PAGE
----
While some of our team videotaped the “grandmothers” who come each day to hold the precious babies at the hospital, we took our seven new friends to another room filled with toys. Though many of the toys were broken, many had batteries that had long since died, the children snuggled up next to us to play. “MaMa,” one dimple-cheeked angel said every time she wanted me to hold a new toy or play a song on the xylophone. Hearing those words cut to the quick. Wanting to take her home, to show her what life would be like with a real mama and papa and big brother and beautiful sister – the tears flowed. Brad and his “band of boys” played with blocks and cars, and used a violin as a make-shift guitar to play airband.

We packed our things to leave, saying our goodbyes to our little tiny team of seven. The smiles disappeared as the children realized what was happening. “PaPa!” whimpered one of the boys as he reached out to Brad. The little red-headed musician clutched his violin, bottom lip quivering. And my dimple-cheeked angel began to cry. We were the first to visit them. And we were now the first to say “goodbye.”

So my heart is burdened tonight – sleep is interrupted by the sound of that word. “Nyet.” I want these orphans to hear “dah!” – YES – with good care and safe environments and bright futures. I want those who want to care for them to hear “dah!” – YES – with funding and support and helping hands. I want those in the United States who feel a kinship with the people here in Russia to hear “dah!” – YES – with open arms and attitudes that say, “we love your friendship.” And for those orphans who can be adopted, please Lord, let there be one “dah!” – YES – after another.

05 October 2009

Tick-tick-tick. There is life here.

The metronome ticks. St Petersburg is alive.

The sun rose over the Niva River as we journeyed to Orphanage 60 to speak to teens preparing for graduation. 60 is one of many government-run facilities in St Petersburg with numbers for names. Somehow it just makes sense here…

The smell of fresh paint and wood filled the air when we opened the door and walked up the steps to the office where the director and assistant director waited to meet with our team. We learned the orphanage had been recently renovated to become a public school – a school of close to 600 that just happened to still accommodate 45 orphans. Their rooms lined one short corridor, next to lecture rooms and offices. Their kitchen and eating area paralleled the larger school kitchen. When the other students went home at the end of a school day, the orphans stayed. They ranged in age from 12 -17, with stories of abandonment, abuse, financial difficulties, and more. Some would graduate at the end of their 9th grade year and pursue trade school education. Others would hold on until 11th grade in the hopes of being selected by a university. The dreams are big at Orphanage 60 – electrical engineers, civil aviation, forensic specialists, police officers, videographers and designers – all dreams requiring admission to school and a place to sleep.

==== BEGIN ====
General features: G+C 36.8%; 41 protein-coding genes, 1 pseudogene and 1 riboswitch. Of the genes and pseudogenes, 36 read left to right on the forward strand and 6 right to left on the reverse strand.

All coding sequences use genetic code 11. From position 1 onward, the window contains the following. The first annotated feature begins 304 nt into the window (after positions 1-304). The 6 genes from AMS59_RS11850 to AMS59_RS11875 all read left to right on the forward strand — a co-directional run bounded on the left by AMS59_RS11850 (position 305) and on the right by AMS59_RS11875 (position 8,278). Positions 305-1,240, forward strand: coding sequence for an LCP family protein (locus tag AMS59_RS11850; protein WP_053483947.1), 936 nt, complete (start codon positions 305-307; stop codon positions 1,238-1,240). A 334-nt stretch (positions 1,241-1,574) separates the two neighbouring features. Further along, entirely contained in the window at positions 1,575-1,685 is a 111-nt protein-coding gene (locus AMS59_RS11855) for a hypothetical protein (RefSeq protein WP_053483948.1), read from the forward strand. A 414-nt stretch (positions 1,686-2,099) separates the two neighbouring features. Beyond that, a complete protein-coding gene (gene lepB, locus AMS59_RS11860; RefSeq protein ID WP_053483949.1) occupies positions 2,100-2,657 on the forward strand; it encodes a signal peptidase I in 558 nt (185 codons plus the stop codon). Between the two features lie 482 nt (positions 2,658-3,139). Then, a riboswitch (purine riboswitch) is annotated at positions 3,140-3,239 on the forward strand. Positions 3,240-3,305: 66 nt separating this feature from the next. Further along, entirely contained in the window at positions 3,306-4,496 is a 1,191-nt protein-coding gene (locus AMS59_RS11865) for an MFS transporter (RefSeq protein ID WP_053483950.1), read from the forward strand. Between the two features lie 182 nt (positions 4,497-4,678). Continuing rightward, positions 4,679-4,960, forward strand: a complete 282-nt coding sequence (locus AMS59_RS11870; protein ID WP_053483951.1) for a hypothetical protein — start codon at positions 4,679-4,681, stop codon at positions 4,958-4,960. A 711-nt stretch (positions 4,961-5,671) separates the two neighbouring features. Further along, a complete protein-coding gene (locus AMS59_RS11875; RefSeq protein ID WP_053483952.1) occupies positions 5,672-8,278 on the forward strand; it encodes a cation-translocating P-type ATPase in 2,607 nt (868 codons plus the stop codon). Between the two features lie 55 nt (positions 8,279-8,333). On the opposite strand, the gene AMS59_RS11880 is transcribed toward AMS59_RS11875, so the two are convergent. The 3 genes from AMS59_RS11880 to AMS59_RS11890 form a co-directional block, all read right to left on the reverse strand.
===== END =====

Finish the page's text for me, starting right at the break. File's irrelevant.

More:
Yes, a place to sleep. You see, the government offers orphans an extremely low-cost collegiate education. All the child needs is a safe place to call “home.” But what does home look like to a teen who has no family to live with? And if that orphan found a place to live, would they know how to cook, to manage their money, how to grow things and and craft a resume and look online for job openings. When asked that they wanted more than anything, several of the boys responded, “We want to learn to cook. We want to learn to speak English.” With a monthly stipend of only 350 rubels a month after graduating (that’s a little over $13 in USD), the struggles to survive without some type of support are strong. Transitional homes in St Petersburg are few and far between, and word on the street is that a couple of homes are being closed at the end of the year due to a reprioritzation at a US-based ministry. Several of the boys voiced their concern that their government had predetermined their vocation by making it so difficult to be accepted into schools that offer dormitory housing. Orphans overall seem prime candidates for trade school, which offer no additional benefits.